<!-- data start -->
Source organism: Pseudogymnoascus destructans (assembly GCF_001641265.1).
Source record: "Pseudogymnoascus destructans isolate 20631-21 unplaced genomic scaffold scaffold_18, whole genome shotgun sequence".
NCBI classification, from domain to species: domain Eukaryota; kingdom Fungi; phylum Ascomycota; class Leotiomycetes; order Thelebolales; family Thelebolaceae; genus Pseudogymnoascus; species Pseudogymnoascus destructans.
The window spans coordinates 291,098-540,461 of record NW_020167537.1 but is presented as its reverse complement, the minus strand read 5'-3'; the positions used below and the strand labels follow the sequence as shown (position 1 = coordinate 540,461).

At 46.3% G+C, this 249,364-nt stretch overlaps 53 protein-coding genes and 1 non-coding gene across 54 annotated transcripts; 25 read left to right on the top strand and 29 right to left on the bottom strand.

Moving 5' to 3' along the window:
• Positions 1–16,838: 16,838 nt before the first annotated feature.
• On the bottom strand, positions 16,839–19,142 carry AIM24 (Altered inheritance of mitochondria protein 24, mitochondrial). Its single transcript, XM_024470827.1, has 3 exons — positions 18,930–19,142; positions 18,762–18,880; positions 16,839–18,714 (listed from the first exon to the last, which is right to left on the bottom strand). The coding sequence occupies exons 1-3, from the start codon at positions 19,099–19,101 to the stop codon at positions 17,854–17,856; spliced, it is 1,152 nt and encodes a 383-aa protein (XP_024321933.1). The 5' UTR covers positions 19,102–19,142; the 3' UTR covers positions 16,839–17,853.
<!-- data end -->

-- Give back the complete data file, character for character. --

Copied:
Source organism: Pseudogymnoascus destructans (assembly GCF_001641265.1).
Source record: "Pseudogymnoascus destructans isolate 20631-21 unplaced genomic scaffold scaffold_18, whole genome shotgun sequence".
NCBI classification, from domain to species: domain Eukaryota; kingdom Fungi; phylum Ascomycota; class Leotiomycetes; order Thelebolales; family Thelebolaceae; genus Pseudogymnoascus; species Pseudogymnoascus destructans.
The window spans coordinates 291,098-540,461 of record NW_020167537.1 but is presented as its reverse complement, the minus strand read 5'-3'; the positions used below and the strand labels follow the sequence as shown (position 1 = coordinate 540,461).

At 46.3% G+C, this 249,364-nt stretch overlaps 53 protein-coding genes and 1 non-coding gene across 54 annotated transcripts; 25 read left to right on the top strand and 29 right to left on the bottom strand.

Moving 5' to 3' along the window:
• Positions 1–16,838: 16,838 nt before the first annotated feature.
• On the bottom strand, positions 16,839–19,142 carry AIM24 (Altered inheritance of mitochondria protein 24, mitochondrial). Its single transcript, XM_024470827.1, has 3 exons — positions 18,930–19,142; positions 18,762–18,880; positions 16,839–18,714 (listed from the first exon to the last, which is right to left on the bottom strand). The coding sequence occupies exons 1-3, from the start codon at positions 19,099–19,101 to the stop codon at positions 17,854–17,856; spliced, it is 1,152 nt and encodes a 383-aa protein (XP_024321933.1). The 5' UTR covers positions 19,102–19,142; the 3' UTR covers positions 16,839–17,853.